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The SuperFX chip was an additional RISC processor includes in some Super Famicom cartridges to generate 3D graphics, the most famous example being the game Starfox.
However it's performance wasn't particularly impressive, with games on other 16 bit machines such as the Amiga demonstrating higher frame rates with similar levels of detail (e.g. the game No Second Prize).
What were the factors limiting the performance of the SuperFX chip for 3D graphics? Calculation speed, memory bandwidth, transfer speed when copying data to the Super Famicom for display?
There are two main limitations with SuperFX that limited its performance and the level of 3D gaming that could thus be accomplished (e.g how many polygons/second).
The chip itself only provided limited computational abilities. Mostly, it allowed up to 16x16 bit signed and unsigned multiplies with adequate working register set. This made it far faster than the SNES's own CPU for polygon math and bitmap scaling, but it is not capable of the parallelism or SIMD instructions that would become common on more advanced GPU's. These computational limits set an upper-bound on the number of polygons in a frame.
The memory architecture was not unified, and there was a lot of latency in transferring data from the SuperFX working framebuffer RAM to the SNES VRAM. It would typically take 2 to 3 frames just to transfer one frame worth of data from the RAM on the cartridge (which the SuperFX chip was rendering to) over to the VRAM in the SNES. This bandwidth limitation alone could limit the system to around 20 FPS, depending on how large of a framebuffer the game needed for the 3D calculations.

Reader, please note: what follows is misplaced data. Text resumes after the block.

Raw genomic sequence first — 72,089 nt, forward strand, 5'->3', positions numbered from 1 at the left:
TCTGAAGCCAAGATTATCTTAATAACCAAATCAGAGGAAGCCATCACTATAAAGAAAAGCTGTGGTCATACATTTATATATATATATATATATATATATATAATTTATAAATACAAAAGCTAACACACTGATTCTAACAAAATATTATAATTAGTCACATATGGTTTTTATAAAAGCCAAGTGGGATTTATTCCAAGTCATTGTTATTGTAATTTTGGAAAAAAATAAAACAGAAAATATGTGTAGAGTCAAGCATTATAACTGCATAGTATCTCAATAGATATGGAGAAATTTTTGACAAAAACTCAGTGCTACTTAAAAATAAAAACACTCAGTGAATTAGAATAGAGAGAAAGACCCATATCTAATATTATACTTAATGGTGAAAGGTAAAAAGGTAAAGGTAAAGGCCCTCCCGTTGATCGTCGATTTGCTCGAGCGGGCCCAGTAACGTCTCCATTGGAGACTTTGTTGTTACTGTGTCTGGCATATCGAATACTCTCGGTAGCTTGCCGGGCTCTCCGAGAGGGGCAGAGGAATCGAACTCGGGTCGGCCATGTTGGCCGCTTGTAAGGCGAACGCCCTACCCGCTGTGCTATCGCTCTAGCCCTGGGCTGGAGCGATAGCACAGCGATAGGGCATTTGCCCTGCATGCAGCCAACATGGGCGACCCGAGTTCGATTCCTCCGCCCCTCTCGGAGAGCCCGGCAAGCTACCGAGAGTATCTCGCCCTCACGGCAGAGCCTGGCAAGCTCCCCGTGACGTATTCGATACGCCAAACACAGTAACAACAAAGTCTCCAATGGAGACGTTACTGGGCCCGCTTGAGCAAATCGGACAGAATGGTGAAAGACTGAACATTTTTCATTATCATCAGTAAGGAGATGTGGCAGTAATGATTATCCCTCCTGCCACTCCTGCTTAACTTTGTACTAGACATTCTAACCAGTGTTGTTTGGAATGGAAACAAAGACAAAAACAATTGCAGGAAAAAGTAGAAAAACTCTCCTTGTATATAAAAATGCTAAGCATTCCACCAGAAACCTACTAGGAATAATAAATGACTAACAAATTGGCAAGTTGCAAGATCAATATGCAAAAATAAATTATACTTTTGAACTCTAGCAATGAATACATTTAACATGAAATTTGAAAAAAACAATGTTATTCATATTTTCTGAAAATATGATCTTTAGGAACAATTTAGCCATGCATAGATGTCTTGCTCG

SuperFX chip was limited, among other things, in power consumption - the console could not really give a lot of power to the cartridge port.
The memory architecture significantly limited the performance not only by the HDMA speed of 2.7MB / s, but also by access to ROM / RAM. The code from the 512-byte cache executed, in general, almost three times faster.
The SNES graphic data format with elements of bitplanes in a tile engine forced the architecture of the chip to be complicated and significantly limited the performance in some games.